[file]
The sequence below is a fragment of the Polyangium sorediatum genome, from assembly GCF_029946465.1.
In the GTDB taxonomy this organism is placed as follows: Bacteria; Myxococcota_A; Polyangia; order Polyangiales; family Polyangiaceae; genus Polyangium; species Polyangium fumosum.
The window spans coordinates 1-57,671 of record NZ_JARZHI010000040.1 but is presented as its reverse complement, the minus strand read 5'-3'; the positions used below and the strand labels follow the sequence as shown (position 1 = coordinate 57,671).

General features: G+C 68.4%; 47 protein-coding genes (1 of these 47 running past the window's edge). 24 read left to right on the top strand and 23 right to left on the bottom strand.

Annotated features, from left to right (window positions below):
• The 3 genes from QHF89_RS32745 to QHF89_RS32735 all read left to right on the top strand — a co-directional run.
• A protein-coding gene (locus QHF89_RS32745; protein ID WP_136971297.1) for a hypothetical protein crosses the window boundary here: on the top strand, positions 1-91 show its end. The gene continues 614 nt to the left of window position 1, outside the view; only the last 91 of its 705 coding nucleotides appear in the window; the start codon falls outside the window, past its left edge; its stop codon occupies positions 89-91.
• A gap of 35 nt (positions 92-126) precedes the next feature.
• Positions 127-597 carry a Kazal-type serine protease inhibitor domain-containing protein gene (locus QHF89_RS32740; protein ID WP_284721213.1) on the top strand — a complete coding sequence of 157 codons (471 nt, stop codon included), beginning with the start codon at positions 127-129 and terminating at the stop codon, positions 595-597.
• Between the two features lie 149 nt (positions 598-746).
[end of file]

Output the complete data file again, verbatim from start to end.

The sequence below is a fragment of the Polyangium sorediatum genome, from assembly GCF_029946465.1.
In the GTDB taxonomy this organism is placed as follows: Bacteria; Myxococcota_A; Polyangia; order Polyangiales; family Polyangiaceae; genus Polyangium; species Polyangium fumosum.
The window spans coordinates 1-57,671 of record NZ_JARZHI010000040.1 but is presented as its reverse complement, the minus strand read 5'-3'; the positions used below and the strand labels follow the sequence as shown (position 1 = coordinate 57,671).

General features: G+C 68.4%; 47 protein-coding genes (1 of these 47 running past the window's edge). 24 read left to right on the top strand and 23 right to left on the bottom strand.

Annotated features, from left to right (window positions below):
• The 3 genes from QHF89_RS32745 to QHF89_RS32735 all read left to right on the top strand — a co-directional run.
• A protein-coding gene (locus QHF89_RS32745; protein ID WP_136971297.1) for a hypothetical protein crosses the window boundary here: on the top strand, positions 1-91 show its end. The gene continues 614 nt to the left of window position 1, outside the view; only the last 91 of its 705 coding nucleotides appear in the window; the start codon falls outside the window, past its left edge; its stop codon occupies positions 89-91.
• A gap of 35 nt (positions 92-126) precedes the next feature.
• Positions 127-597 carry a Kazal-type serine protease inhibitor domain-containing protein gene (locus QHF89_RS32740; protein ID WP_284721213.1) on the top strand — a complete coding sequence of 157 codons (471 nt, stop codon included), beginning with the start codon at positions 127-129 and terminating at the stop codon, positions 595-597.
• Between the two features lie 149 nt (positions 598-746).